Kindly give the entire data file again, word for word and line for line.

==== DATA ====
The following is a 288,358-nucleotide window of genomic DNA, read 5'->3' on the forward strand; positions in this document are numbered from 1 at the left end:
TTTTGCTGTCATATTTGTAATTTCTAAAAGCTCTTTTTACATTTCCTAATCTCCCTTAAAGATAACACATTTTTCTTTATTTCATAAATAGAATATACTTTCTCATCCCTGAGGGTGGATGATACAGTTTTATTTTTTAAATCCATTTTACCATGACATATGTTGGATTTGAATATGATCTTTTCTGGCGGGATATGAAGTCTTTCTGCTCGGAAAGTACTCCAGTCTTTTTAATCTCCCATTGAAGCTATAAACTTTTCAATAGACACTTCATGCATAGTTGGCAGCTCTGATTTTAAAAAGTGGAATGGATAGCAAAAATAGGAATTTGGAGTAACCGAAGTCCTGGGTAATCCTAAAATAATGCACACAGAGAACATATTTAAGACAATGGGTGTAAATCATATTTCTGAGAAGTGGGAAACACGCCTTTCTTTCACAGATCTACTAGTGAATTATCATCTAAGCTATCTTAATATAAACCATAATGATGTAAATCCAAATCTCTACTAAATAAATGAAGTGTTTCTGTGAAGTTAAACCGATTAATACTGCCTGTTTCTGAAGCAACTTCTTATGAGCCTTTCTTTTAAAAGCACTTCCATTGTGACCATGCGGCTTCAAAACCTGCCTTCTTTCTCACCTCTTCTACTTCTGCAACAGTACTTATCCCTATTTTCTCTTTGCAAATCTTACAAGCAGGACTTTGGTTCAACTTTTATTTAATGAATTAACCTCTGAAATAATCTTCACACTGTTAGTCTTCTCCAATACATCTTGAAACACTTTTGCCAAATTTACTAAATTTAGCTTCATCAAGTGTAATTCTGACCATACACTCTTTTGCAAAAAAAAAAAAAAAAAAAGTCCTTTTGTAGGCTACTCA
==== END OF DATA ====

The following is a 288,358-nucleotide window of genomic DNA, read 5'->3' on the forward strand; positions in this document are numbered from 1 at the left end:
TTTTGCTGTCATATTTGTAATTTCTAAAAGCTCTTTTTACATTTCCTAATCTCCCTTAAAGATAACACATTTTTCTTTATTTCATAAATAGAATATACTTTCTCATCCCTGAGGGTGGATGATACAGTTTTATTTTTTAAATCCATTTTACCATGACATATGTTGGATTTGAATATGATCTTTTCTGGCGGGATATGAAGTCTTTCTGCTCGGAAAGTACTCCAGTCTTTTTAATCTCCCATTGAAGCTATAAACTTTTCAATAGACACTTCATGCATAGTTGGCAGCTCTGATTTTAAAAAGTGGAATGGATAGCAAAAATAGGAATTTGGAGTAACCGAAGTCCTGGGTAATCCTAAAATAATGCACACAGAGAACATATTTAAGACAATGGGTGTAAATCATATTTCTGAGAAGTGGGAAACACGCCTTTCTTTCACAGATCTACTAGTGAATTATCATCTAAGCTATCTTAATATAAACCATAATGATGTAAATCCAAATCTCTACTAAATAAATGAAGTGTTTCTGTGAAGTTAAACCGATTAATACTGCCTGTTTCTGAAGCAACTTCTTATGAGCCTTTCTTTTAAAAGCACTTCCATTGTGACCATGCGGCTTCAAAACCTGCCTTCTTTCTCACCTCTTCTACTTCTGCAACAGTACTTATCCCTATTTTCTCTTTGCAAATCTTACAAGCAGGACTTTGGTTCAACTTTTATTTAATGAATTAACCTCTGAAATAATCTTCACACTGTTAGTCTTCTCCAATACATCTTGAAACACTTTTGCCAAATTTACTAAATTTAGCTTCATCAAGTGTAATTCTGACCATACACTCTTTTGCAAAAAAAAAAAAAAAAAAAGTCCTTTTGTAGGCTACTCA